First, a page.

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Joined: 03 Jul 2008
|Posted: Tue May 12, 2009 12:00 am
Post subject: VPlay (as seen at Electrovision 5)
|Stuart Taylor's VPlay demo video
The VPlay project at Microsoft Research
Turning the Tables: An Interative Surface for VJing - 8 April 2009
Isn't it obvious that the VJ wants to see the output? That output is "the final product" (cf making a film where the final product can be experienced at a later time and ideed multiple times), and in-situ is a lot different to on-monitor (and "at home"). It seems that Stuart needs a hand with scoping out the application domain! Anyone to volunteer?
Eyes free interactions
Feedback from VJs who used the system provided a further insight, focusing around the need for ‘eyes free interaction’ at critical times during system use. Although the VPlay interface provides output preview windows, there were times during the performance when the VJs were focusing their visual attention on the projected displays, yet still interacting with the system. This problem of split attention occasionally led to situations where the VJ lost acquisition of a digital interface control, momentarily disrupting a mix.
The tangible 'scratching' object looks pretty neat, though my hope is that it is used less for scratching and more for some other purpose.
VideoPlay: Playful and Social Editing of Video using Tangible Objects and Multi-touch Interaction - 10 October 2007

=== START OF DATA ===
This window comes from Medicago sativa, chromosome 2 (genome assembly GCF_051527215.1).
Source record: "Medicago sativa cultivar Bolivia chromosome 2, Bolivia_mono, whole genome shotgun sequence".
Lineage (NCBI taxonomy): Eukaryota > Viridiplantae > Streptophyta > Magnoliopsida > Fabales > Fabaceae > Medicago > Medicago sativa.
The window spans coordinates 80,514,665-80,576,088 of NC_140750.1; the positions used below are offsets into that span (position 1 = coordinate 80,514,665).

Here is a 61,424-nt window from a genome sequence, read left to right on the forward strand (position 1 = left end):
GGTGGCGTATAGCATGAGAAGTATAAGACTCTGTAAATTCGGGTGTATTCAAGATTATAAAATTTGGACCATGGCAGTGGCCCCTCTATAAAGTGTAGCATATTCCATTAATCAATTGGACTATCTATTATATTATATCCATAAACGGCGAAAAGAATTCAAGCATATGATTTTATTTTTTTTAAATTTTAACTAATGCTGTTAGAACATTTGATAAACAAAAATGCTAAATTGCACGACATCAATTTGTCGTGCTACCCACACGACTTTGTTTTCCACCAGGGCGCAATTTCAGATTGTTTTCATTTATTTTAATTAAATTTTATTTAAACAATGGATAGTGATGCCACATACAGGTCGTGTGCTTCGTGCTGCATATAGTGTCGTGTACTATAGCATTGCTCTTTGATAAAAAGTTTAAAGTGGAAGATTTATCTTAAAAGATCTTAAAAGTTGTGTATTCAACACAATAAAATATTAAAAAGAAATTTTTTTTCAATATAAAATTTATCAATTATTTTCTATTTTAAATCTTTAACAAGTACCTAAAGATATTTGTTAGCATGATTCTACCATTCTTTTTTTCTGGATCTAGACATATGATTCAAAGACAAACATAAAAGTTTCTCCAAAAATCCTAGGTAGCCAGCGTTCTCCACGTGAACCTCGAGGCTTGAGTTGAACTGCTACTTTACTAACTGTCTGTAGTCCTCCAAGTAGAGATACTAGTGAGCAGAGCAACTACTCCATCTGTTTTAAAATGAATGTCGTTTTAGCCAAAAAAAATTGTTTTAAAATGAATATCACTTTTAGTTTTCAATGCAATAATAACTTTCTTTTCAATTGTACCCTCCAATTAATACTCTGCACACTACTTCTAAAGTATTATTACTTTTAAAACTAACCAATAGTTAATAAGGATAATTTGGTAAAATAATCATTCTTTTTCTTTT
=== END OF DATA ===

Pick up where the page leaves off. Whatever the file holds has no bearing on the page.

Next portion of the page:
Evidently this was the prototype to VPlay, and although the idea with the transparent connecting pieces (with front, or above, projection I'm supposing) is obviously more limited than the free-form connection of nodes with virtual wiring, I think it looked pretty cool.
g-speak operational environment
The VideoPlay paper references "The Tangible Video Editor", which led me to Jamie Zigelbaum at MIT who has a bunch of interesting research (and design/art works) including a hand-gestural system a-la Minority Report called g-stalt. On the Oblong Industries (developer of the g-speak operating environment g-stalt uses) site it is noted that "[the] similarity is no coincidence: one of Oblong's founders served as science advisor to Minority Report and based the design of those scenes directly on his earlier work at MIT".
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